Dear Younger Me

I heard a song over the weekend entitled, “Dear Younger Me.” It was basically advice to one’s younger self to avoid the heartache of bad choices. If you were to write a letter like that, what would you include?

As I started thinking about this, I quickly came up with four pieces of advice to my younger self:

  1. Take the time to put on sunscreen. Hopefully that will help you avoid skin cancer later on.
  2. Don’t waste your time dating (well, you know who). He’s a jerk and you already know it.
  3. When you start thinking about trading in your Mazda Protege (which is completely paid off) in order to lease a brand new car just because you need to replace the timing belt, don’t do it. It’s a really bad financial decision.
  4. Don’t move to Syracuse; you won’t stay there long anyway.

As I thought about it longer, though, I realized that each of the events that I was trying to avoid actually helped me grow into a stronger person. Yes, they were bad decisions and they resulted in pain; but, I’m not sure I would be the person I am today without them. It’s a strange thing to think about because we naturally want to avoid pain and we think that life would be better without it. Often, though, that is the only way that God can get our attention and teach us what we are too stubborn to learn otherwise.

Consider it pure joy, my brothers and sisters, whenever you face trials of many kinds,  because you know that the testing of your faith produces perseverance. Let perseverance finish its work so that you may be mature and complete, not lacking anything. (James 1:2-4)

Other than the obvious fact that you can’t send a letter back in time, I don’t think I would anyway. Although my life is far from perfect, I am content with the person I am today and the life that I have. I have learned some hard lessons, but would I be as strong as I am today without them? And, if those mistakes didn’t happen, would it have taken something more severe for me to learn the lesson later on?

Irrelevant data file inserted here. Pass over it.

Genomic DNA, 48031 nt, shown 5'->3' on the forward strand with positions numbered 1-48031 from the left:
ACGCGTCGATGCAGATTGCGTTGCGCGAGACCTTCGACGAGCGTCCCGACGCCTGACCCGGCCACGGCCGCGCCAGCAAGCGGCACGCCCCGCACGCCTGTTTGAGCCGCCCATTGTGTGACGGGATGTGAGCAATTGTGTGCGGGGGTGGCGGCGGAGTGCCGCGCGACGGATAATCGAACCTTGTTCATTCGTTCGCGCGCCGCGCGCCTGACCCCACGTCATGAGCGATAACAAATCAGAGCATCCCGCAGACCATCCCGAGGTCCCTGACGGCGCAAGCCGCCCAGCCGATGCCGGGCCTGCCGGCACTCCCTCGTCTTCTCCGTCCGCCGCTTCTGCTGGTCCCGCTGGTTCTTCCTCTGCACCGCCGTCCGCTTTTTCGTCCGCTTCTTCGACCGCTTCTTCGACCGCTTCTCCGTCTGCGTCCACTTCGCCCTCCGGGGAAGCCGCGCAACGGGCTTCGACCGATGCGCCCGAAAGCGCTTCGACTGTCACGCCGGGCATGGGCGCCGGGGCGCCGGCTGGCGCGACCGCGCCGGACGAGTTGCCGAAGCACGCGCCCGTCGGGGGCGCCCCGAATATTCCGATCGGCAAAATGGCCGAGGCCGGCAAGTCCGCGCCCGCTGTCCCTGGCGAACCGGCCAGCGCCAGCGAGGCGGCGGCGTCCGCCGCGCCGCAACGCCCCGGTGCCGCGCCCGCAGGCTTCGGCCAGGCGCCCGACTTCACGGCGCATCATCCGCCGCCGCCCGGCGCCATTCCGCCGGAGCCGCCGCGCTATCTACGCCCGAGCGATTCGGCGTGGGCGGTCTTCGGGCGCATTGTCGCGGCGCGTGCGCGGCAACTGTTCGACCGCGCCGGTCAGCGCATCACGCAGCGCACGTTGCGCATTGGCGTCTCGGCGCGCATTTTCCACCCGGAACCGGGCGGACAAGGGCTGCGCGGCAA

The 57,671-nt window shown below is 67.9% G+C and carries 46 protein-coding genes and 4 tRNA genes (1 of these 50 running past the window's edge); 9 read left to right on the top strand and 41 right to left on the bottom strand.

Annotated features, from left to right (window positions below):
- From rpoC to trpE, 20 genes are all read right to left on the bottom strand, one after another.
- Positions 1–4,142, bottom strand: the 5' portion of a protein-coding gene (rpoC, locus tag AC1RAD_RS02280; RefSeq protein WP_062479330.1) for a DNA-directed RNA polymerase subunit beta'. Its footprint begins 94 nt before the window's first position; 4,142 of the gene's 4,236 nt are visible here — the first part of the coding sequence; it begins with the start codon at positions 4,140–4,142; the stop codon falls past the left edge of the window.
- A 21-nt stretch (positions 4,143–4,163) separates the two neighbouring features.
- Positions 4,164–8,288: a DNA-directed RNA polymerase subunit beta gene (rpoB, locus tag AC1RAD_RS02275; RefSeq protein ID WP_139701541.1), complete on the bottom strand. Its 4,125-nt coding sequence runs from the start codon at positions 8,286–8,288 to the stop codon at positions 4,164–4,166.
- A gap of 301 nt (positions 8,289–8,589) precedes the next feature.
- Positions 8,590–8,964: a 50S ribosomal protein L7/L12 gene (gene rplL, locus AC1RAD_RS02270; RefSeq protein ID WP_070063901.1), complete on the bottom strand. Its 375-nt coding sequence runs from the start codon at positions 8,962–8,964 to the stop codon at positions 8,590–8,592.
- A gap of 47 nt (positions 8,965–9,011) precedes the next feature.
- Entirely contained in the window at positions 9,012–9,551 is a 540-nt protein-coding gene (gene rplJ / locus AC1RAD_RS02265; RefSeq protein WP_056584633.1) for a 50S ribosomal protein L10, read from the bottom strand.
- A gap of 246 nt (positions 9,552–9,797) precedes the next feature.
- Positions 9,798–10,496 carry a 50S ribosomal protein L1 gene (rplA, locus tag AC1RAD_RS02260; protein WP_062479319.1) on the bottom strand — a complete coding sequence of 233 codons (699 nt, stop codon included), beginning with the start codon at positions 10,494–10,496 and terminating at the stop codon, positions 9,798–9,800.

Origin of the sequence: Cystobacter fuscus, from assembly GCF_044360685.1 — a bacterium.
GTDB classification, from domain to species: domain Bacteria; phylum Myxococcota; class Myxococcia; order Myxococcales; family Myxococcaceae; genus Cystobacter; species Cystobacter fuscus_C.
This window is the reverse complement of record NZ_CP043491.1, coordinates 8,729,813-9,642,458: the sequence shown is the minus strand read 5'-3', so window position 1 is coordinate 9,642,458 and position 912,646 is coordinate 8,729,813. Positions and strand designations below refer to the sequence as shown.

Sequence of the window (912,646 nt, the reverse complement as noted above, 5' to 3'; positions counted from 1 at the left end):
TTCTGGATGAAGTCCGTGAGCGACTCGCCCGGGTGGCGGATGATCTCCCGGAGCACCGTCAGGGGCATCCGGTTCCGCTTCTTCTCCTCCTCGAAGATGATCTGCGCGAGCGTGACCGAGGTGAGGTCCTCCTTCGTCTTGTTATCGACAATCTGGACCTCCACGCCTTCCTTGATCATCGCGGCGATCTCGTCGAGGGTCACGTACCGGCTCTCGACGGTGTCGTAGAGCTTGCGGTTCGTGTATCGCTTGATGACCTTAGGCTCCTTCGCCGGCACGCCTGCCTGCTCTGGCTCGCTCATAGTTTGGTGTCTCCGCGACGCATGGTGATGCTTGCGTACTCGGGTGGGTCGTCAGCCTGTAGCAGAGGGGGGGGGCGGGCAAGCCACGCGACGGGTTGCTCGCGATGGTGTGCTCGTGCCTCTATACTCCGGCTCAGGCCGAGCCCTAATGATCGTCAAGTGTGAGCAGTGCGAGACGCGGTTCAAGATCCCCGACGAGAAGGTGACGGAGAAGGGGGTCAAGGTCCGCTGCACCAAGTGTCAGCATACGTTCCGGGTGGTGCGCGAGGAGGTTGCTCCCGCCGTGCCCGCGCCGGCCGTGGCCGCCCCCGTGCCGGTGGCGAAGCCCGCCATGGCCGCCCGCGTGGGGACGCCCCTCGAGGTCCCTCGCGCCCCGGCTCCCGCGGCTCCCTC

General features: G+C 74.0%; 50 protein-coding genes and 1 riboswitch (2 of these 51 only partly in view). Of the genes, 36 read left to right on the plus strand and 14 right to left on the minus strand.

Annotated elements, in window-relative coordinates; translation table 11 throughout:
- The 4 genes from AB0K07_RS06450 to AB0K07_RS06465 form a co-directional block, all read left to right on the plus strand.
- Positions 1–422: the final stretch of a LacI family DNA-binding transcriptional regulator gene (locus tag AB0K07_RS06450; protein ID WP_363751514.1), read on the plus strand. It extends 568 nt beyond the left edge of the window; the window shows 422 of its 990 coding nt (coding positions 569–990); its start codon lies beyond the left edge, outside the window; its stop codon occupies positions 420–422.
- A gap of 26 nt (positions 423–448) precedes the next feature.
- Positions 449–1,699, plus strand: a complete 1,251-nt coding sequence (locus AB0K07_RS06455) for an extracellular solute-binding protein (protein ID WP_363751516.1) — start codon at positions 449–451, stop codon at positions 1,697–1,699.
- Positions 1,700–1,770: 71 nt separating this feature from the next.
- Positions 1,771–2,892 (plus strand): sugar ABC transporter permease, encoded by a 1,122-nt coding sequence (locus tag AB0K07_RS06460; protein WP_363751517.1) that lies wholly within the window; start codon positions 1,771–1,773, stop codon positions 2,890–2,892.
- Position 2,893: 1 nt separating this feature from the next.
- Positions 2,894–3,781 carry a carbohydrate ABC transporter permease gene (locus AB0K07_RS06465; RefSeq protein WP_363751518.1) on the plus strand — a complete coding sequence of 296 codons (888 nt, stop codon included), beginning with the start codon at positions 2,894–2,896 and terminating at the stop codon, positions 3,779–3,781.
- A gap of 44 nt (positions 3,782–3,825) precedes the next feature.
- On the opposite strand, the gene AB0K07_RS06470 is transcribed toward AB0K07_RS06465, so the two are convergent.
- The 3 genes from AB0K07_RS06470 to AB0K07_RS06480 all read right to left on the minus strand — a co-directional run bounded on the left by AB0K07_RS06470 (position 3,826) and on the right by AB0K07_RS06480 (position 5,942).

Many people spend their lives regretting bad decisions. They mentally never get over the past so they aren’t able to completely live in the now. If that’s you, let me suggest that you take the time necessary to examine your past mistakes, learn from them and then choose to move on. It's time to stop living in the past and wishing you could change what happened. Click To Tweet You can’t. If necessary, ask forgiveness from God, others or yourself and then choose to stop thinking about it. Tear your letter to your younger self up and start living for the future! Let’s make the most of TODAY!

  • HI Meschelle, I think the act of writing the letter–putting the thoughts to paper, taking the time to craft the thoughts into a sentence, and then into a paragraph, and then into a message with meaning–has an intrinsic value that can be very beneficial to the personal growth process. We learn when we stumble, but only if we stop to recognize WHY we stumbled. Taking the time to write it down helps with that critical or analytical thinking process. My 2 cents worth!

    1. Hi Vicki! You are so right! We only learn from our mistakes when we take the time to evaluate them. This often involves a long, painful process of introspection. I guess that is the real purpose of writing the letter since there is no time machine. Thanks for your input and helpful insight. I pray for you and hope you are doing well!

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